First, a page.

Country's Marty Stuart Rocks Clay County Fair
The musician is also a collector of industry's treasure
|This appeared in the Florida Times-Union - April 4, 2008|
Over the years, Marty Stuart pretty much has collected what could be considered the Holy Grail items of country music history, including personal possessions of Hank Williams, Bill Monroe and Lester Flatt.
Stuart - who will perform this week during the Clay County Fair - said his country collectibles obsession began with two vinyl albums and an ashtray sold by The Lewis Family bluegrass gospel group of Lincolnton, Ga.
"The whole thing started with the first two records I ever owned, which were The Fabulous Johnny Cash and Lester Flatt and Earl Scruggs' Greatest Hits," he said in a telephone interview. "And, as you well know, the only two steady jobs I ever had were with Lester Flatt and Johnny Cash.
"I tell you what, man, The Lewis Family is a Southern treasure. I love The Lewis Family. They were the first national touring act I ever saw in my life . . . at the courthouse in Philadelphia, Mississippi. The first time I saw them I bought Little Roy's banjo album and a Lewis Family ashtray.
"The ashtray got lost somewhere . . . and last year Miggie [Lewis] sent me one through Jeff Easter. So I got my ashtray."
Stuart recently donated many treasures to the Country Music Hall of Fame in Nashville, Tenn., including the Dobro played by Roy Nichols on the opening of Merle Haggard's Mama Tried; a Manuel-designed jacket worn by Cash; the 1950 Martin D-28 guitar played by Flatt; and the satchel used by Williams to carry his songs.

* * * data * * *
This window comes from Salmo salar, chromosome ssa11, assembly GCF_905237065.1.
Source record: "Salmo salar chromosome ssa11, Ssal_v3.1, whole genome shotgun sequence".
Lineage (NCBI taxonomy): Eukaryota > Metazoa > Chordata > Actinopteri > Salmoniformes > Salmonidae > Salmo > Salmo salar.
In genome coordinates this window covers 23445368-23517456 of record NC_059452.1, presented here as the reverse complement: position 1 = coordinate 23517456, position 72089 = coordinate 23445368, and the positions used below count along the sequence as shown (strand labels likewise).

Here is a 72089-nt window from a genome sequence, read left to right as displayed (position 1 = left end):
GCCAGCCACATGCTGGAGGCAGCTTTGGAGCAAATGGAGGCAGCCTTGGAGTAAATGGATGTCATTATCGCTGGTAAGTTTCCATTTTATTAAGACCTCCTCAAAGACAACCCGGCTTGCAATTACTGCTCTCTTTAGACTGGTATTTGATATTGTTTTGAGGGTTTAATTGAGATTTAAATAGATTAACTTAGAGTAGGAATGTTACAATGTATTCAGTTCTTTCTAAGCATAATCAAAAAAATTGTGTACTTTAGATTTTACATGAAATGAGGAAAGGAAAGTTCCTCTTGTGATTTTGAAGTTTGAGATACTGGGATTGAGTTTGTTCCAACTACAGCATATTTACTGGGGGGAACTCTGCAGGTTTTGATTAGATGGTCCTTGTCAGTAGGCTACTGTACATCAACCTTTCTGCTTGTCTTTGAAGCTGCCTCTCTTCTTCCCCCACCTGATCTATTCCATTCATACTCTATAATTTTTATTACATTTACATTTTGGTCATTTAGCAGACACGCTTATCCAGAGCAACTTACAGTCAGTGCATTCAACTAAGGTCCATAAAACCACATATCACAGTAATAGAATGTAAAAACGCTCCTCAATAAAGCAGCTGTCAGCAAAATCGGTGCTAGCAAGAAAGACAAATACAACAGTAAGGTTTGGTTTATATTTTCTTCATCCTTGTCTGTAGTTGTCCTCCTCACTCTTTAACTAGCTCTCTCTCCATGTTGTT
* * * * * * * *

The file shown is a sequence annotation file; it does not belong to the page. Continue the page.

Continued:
Stuart said Williams' sister, Irene Williams Smith, who was living in Dallas, heard Stuart's song Me and Hank and Jumping Jack Flash and got in touch with him.
"We happened to be playing in Dallas not long after that call, and I invited her to my concert," Stuart said. "After the concert, she took us over to her little house, and it was staggering all of the things [of her brother] she had. As time went on, I think she knew it was bigger than she was and more responsibility than she wanted, so she started selling me all of these items with some stipulations and understandings. Right after we made the deal and got everything settled, she passed away."
Stuart has loved country music history all of his life and treasures being taken to the Grand Ole Opry in Ryman Auditorium when he was only 13 by Flatt, who hired the teenager to play in his band and let him live in his home.
"That was huge," Stuart said. "I couldn't imagine in my wildest dreams why he would want to take on a 13-year-old kid . . . But after all of these years, I did figure it out. He saw something in me. He saw I had the goods - the right stuff - to pass the whole thing along to.
"And that's always important, that we keep passing it all along."
By Don Rhodes
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